In the context of integrating biological models, a computational framework under a multicomponent system speci cation (see [2] for a formal definition) should possess the following features.
  1. (i)

    It must be able to represent biological scales both faithfully and economically. This requires a multiscale algorithm, which aims not only to capture the individual biological scales associated with each component but also to resolve the differences of scale between components in a computationally efficient way.

  2. (ii)

    The framework should provide the flexibility for integrating models based on different mathematical formalisms, such as deterministic and stochastic simulation. Different mathematical formalisms are often forced upon us by the existence of different spatial or temporal scales.

  3. (iii)

    The framework should support encapsulated components. When a new model for a component is developed, we should be able to include it easily, without changing the rest of the framework. This requirement can be termed "plugability", for example [3].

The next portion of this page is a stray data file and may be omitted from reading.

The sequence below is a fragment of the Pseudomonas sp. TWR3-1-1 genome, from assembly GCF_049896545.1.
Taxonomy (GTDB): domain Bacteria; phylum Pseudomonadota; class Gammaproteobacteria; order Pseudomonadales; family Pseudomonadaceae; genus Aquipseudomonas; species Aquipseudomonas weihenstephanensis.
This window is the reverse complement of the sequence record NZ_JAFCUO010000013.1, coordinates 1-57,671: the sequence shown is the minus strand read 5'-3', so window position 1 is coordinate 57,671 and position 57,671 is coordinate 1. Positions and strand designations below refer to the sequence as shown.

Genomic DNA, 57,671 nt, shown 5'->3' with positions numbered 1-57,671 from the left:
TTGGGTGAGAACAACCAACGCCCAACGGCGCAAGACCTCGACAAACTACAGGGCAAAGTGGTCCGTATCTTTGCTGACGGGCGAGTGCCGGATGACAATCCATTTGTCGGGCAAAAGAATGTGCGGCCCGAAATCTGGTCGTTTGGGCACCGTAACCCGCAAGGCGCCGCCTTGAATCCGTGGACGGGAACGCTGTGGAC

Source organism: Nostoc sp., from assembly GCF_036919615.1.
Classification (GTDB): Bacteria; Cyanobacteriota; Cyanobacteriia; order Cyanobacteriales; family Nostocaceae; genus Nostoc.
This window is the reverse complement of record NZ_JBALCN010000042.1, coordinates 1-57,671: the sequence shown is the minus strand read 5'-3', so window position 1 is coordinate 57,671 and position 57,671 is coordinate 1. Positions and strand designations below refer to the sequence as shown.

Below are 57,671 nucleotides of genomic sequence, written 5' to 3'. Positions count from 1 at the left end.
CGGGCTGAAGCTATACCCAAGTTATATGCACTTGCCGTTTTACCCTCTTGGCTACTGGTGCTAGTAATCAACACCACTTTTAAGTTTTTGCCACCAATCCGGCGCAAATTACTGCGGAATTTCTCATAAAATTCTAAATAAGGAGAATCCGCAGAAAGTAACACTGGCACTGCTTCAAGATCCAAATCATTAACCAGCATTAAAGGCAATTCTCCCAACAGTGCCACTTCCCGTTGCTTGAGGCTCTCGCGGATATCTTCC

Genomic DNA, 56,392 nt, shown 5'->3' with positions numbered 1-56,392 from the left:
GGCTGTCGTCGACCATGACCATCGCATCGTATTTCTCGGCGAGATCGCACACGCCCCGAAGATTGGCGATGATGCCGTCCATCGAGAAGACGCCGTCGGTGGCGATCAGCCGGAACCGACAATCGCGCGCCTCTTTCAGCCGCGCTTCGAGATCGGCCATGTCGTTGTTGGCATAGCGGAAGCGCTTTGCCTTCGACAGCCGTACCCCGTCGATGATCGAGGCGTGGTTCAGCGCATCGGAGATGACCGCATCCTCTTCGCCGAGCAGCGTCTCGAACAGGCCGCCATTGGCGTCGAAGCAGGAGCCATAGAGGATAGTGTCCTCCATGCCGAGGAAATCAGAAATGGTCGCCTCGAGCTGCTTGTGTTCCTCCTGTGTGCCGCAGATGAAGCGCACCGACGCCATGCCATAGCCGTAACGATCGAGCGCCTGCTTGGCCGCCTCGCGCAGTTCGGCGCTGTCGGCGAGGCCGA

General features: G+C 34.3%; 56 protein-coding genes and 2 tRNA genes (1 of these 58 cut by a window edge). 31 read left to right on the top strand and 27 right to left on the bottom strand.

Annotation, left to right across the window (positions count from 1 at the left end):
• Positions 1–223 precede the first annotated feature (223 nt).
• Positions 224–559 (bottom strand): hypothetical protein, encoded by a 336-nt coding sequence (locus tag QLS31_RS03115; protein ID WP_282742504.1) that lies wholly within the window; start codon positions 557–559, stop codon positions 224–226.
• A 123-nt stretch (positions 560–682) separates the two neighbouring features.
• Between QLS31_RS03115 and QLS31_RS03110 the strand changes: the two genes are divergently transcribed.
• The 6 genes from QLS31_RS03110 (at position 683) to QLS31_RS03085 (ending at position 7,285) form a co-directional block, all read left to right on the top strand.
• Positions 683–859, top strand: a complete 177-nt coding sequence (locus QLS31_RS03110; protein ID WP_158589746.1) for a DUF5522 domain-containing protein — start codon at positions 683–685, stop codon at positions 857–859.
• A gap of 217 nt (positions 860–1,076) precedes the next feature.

4. (iv)

    It should also support linking components represented in different software environments, so as to allow new models to be constructed from existing models with minimal changes.


These basic requirements call for a general framework based on a combination of modular, object-oriented design and agent-oriented design. Modular and object-oriented design provide the flexibility for plugability, and agent-oriented design facilitates the interoperability of coupled models [4]. However, all these designs should be based on a solid theoretical foundation, and also provide a practical means to capture the global dynamic solutions independently of the solution techniques that might be employed for individual components. Suggesting such a methodology is the aim of this work.

Work towards these aims has been published in [3], where a novel algorithm based on a discrete event scheduler was presented in an attempt to meet some of the above requirements. Although successful in many respects, this algorithm is unable to achieve multitime-scale computation for a system with bidirectionally coupled components because of the excessive computational cost of very frequent communication between components. However, bidirectional coupling is common in biological systems due to the ubiquity of feedback mechanisms. For example, in cell signalling, signals are tightly regulated with positive and negative feedbacks that are bidirectional, with commands travelling both from outside-in and inside-out [5].